The major ginsenosides Rg1 and Rb1 increase neural plasticity; in particular, Rg1 increases the proliferation and differentiation of neural progenitor cells in the hippocampus of adult mice and ischemia models in gerbils. This finding suggests its great value in treating Alzheimer’s disease and other neurodegenerative disorders characterized by neuronal loss. Ginsenosides Rg3, Rg1 and Rb1 can prevent neurodegeneration by modulating several adaptive stress-response signaling pathways involved in the regulation of brain cell survival [66]. Ginsenosides Rb1 and Rg1 induce the secretion of brain-derived neurotrophic factor, which promotes the growth, differentiation and survival of neuronal cells by increasing intracellular cyclic AMP levels via protein kinase, thereby augmenting new synapse formation and signaling [67]. Rg1 and Rb1 also upregulate brain anti-oxidant enzymes and inhibit apoptosis and calcium overload, which are important for neuroprotection [66]. 

Clinical studies 

Effects on cognitive functions and anti-fatigue activity 

The results of clinical trials suggesting beneficial effects of ginseng on stress and cognitive functions were critically summarized in several comprehensive and systematic review articles [21,69-72]. The outcomes obtained in clinical studies assessing the effects of ginseng extracts on cognitive functions, physical performance, and fatigues are conflicting. Most studieswere hampered by poor methodology, a lack of proper controls, and the absence of extract standardization. A meta-analysis of 12 Randomized Controlled Trials (RCTs) involving 630 participants (311 participants in the intervention group and 319 participants in the placebo group) revealed a lack of sufficient clinical evidence supporting the use of ginseng supplements to reduce fatigue and enhance physical performance because only a few RCTs with small sample sizes have been published to date [13]. 

Ten trials with good methodology (Jahad scale>3 in five of the eight trials) evaluated the effects of WG or red ginseng on psychomotor function [73-77]. Overall, six positive and two negative results were obtained in these studies. The authors concluded that there was a strong evidence of efficacy concerning psychomotor function. The authors reported the anti-mental fatigue effects of P. ginseng extract (G115) based on improvements in cognitive performance and memory in healthy volunteers in serial clinical studies [78-82]. However, no significant difference in efficacy was found between ginseng and placebo [71,78]. 

The results of several studies suggested that Korean red ginseng improves cognitive function (performance) in patients with Alzheimer’s disease when applied at daily doses of 4.5and 9.0g for at least 12 weeks [73,74,83,84]. Maximalimprovement was found around week 24. 

The same dose of Korean red ginseng effectively enhanced cognitive function ina study of 20 healthy young males who were randomly assigned to receive a daily dose of 4500 mg of red ginseng or placebo for 2 weeks [85]. The cognition-enhancing effect of Korean ginseng powder was observed in a larger group of 90 healthy volunteers with mild cognitive impairment who received 3 g of Korean ginseng powder or placebo for 6 months. The subjects treated with ginseng displayed significant improvementsof visual learning and visual recall after 6 months compared with the outcomes of placebo-treated subjects [86].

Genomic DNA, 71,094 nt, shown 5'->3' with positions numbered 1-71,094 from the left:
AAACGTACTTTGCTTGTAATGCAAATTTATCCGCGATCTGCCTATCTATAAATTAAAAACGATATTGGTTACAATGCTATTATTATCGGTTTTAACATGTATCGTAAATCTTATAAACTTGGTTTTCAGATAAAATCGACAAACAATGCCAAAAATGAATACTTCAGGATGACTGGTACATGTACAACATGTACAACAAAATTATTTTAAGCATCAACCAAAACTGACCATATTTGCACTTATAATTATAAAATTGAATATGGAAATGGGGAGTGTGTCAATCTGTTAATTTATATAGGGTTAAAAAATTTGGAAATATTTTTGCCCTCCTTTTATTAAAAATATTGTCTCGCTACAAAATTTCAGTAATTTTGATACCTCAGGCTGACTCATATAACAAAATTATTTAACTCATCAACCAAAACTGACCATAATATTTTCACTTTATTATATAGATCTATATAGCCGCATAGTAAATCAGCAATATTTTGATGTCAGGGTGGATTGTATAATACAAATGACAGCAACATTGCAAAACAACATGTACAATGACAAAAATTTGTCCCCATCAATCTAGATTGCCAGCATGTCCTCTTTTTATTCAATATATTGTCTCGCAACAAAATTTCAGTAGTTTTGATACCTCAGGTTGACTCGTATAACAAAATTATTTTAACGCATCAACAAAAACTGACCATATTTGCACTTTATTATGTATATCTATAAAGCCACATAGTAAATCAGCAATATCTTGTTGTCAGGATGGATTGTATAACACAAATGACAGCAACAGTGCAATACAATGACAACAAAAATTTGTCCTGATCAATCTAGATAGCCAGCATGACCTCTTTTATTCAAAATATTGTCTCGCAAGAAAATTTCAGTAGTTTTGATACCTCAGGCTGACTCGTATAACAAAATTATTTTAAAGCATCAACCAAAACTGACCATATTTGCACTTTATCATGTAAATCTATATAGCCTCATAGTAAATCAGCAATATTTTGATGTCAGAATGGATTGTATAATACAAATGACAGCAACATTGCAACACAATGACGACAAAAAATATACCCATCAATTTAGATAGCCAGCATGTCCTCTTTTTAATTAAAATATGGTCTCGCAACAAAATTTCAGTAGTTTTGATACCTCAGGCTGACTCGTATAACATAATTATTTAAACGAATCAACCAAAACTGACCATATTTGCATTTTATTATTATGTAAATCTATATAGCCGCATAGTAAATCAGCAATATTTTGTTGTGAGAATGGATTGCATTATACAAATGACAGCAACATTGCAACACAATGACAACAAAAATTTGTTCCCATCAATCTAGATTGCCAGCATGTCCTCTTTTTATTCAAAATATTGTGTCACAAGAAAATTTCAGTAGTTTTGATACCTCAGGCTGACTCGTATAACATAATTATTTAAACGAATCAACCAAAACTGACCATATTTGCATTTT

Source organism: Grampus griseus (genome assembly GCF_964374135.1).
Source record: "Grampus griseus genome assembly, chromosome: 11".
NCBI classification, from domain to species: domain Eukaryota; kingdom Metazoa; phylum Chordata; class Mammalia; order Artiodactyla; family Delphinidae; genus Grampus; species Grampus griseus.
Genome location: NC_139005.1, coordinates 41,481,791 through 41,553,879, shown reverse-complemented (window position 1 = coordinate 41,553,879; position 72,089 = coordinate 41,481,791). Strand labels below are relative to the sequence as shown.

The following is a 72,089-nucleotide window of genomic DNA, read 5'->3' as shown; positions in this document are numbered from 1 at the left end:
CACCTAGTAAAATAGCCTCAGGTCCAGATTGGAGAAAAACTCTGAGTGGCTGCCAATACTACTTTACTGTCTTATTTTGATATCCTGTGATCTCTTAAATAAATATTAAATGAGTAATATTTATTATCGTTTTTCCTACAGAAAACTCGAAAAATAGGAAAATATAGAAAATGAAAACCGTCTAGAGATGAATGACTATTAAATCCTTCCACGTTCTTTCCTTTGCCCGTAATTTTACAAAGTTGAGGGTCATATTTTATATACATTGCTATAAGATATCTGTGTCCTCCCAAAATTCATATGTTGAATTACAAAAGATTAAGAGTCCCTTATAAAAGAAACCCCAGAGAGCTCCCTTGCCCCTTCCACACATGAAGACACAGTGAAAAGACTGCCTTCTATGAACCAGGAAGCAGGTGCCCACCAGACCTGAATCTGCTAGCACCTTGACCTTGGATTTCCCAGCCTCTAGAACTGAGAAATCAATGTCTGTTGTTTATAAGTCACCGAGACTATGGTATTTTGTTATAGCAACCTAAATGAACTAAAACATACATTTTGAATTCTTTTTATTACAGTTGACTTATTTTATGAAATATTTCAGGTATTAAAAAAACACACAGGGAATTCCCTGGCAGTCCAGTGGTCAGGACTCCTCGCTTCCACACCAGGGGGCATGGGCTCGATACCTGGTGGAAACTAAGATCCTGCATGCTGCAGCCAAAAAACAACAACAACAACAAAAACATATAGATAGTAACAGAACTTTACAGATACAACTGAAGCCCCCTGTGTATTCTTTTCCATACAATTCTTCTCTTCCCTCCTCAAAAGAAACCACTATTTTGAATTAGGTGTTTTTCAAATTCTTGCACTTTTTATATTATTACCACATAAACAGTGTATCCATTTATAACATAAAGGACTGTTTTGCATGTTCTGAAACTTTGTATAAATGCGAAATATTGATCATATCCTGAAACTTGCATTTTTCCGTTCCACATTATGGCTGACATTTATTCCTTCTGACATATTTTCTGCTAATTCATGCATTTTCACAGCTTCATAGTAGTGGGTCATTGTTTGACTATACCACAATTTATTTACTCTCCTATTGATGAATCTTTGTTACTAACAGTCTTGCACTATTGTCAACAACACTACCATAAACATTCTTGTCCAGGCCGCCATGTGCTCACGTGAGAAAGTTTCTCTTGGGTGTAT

Altered mood, impaired memory and reduced concentration are the major symptoms of chronic fatigue-associated disorders. The efficacy of P.ginseng in the treatment of mental and chronic fatigue was demonstrated in several studies. Thus, the anti-fatigue effects of 1200 mg of P.ginseng in a double-blind, placebo-controlled, crossover study were evaluated in night nurses, and the results were compared with the findings in nurses engaged in daytime work [87]. Ginseng restored ratings on tests of mood, competence and general performance, and the study concluded that ginseng had anti-fatigue activity [87]. The anti-fatigue effects of 2000 mg of P.ginseng was demonstrated in another randomized, double-blind, placebo-controlled trial of 90 subjects with chronic fatigue [12]. 

The ability of red ginseng to decrease industrial (occupational) fatigue and improve neuro-mental symptoms was demonstrated in 43-65-year-old taxi drivers [88]. The drivers were treated with red ginseng or placebo before and after work and their mental fatigue was measured using the F value, which was calculated as the reaction of the brain to visual irritation. The F value decreases in proportion to the severity of mental fatigue and aging. Based on the results, the authors concluded that red ginseng increases the F value and improves many neuro-mental symptoms. 

Overall, ginseng is considered a promising treatment for fatigue. Ginseng may be a viable treatment for fatigue in people with chronic illnesses [11].


The efficacy of two ginseng preparations containing approximately the same amounts of major ginsenosides but substantially different (7.8-fold) amounts of rare ginsenosides (Table 1 and Figure 2) was compared in 50 tired but otherwise healthy subjects in a three-arm, randomized, double-blinded, placebo-controlled crossover trial [10]. The aim of the study was to assess the efficacy of a hydroponically cultivated red P. ginseng root preparation (HRG80) and a traditionally harvested six-year-old white P. ginseng standard preparation (WG) in comparison with placebo in preventing symptoms of stress. The efficacy measures included the accuracy of processing in the d2 test for cognitive functions, the obtained accuracy score of a computerized memory test (learning, memory and attention), and the Perceived Stress (PS) score (Figures 3 & 4) [89-90].